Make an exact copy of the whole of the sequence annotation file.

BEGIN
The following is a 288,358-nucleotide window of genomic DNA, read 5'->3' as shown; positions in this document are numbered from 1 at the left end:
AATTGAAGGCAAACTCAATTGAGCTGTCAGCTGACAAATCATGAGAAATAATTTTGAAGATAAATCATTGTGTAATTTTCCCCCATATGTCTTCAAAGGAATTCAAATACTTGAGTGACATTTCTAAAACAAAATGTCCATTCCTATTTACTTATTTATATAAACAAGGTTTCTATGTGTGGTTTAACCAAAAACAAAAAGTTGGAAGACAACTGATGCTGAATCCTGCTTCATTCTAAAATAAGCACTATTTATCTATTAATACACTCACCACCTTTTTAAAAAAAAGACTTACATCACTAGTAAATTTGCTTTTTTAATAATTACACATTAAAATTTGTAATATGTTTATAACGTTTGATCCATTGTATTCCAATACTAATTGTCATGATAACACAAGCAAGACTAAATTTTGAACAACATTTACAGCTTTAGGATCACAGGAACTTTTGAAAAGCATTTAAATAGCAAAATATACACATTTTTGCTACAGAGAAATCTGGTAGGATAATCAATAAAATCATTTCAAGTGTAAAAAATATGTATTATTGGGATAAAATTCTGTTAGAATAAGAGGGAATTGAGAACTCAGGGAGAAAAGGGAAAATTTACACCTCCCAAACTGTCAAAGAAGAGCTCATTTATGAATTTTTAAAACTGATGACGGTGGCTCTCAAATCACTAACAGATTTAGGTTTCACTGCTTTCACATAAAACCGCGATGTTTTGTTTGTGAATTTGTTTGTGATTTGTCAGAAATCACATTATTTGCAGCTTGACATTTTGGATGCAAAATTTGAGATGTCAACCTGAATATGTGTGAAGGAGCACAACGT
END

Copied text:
The following is a 288,358-nucleotide window of genomic DNA, read 5'->3' as shown; positions in this document are numbered from 1 at the left end:
AATTGAAGGCAAACTCAATTGAGCTGTCAGCTGACAAATCATGAGAAATAATTTTGAAGATAAATCATTGTGTAATTTTCCCCCATATGTCTTCAAAGGAATTCAAATACTTGAGTGACATTTCTAAAACAAAATGTCCATTCCTATTTACTTATTTATATAAACAAGGTTTCTATGTGTGGTTTAACCAAAAACAAAAAGTTGGAAGACAACTGATGCTGAATCCTGCTTCATTCTAAAATAAGCACTATTTATCTATTAATACACTCACCACCTTTTTAAAAAAAAGACTTACATCACTAGTAAATTTGCTTTTTTAATAATTACACATTAAAATTTGTAATATGTTTATAACGTTTGATCCATTGTATTCCAATACTAATTGTCATGATAACACAAGCAAGACTAAATTTTGAACAACATTTACAGCTTTAGGATCACAGGAACTTTTGAAAAGCATTTAAATAGCAAAATATACACATTTTTGCTACAGAGAAATCTGGTAGGATAATCAATAAAATCATTTCAAGTGTAAAAAATATGTATTATTGGGATAAAATTCTGTTAGAATAAGAGGGAATTGAGAACTCAGGGAGAAAAGGGAAAATTTACACCTCCCAAACTGTCAAAGAAGAGCTCATTTATGAATTTTTAAAACTGATGACGGTGGCTCTCAAATCACTAACAGATTTAGGTTTCACTGCTTTCACATAAAACCGCGATGTTTTGTTTGTGAATTTGTTTGTGATTTGTCAGAAATCACATTATTTGCAGCTTGACATTTTGGATGCAAAATTTGAGATGTCAACCTGAATATGTGTGAAGGAGCACAACGT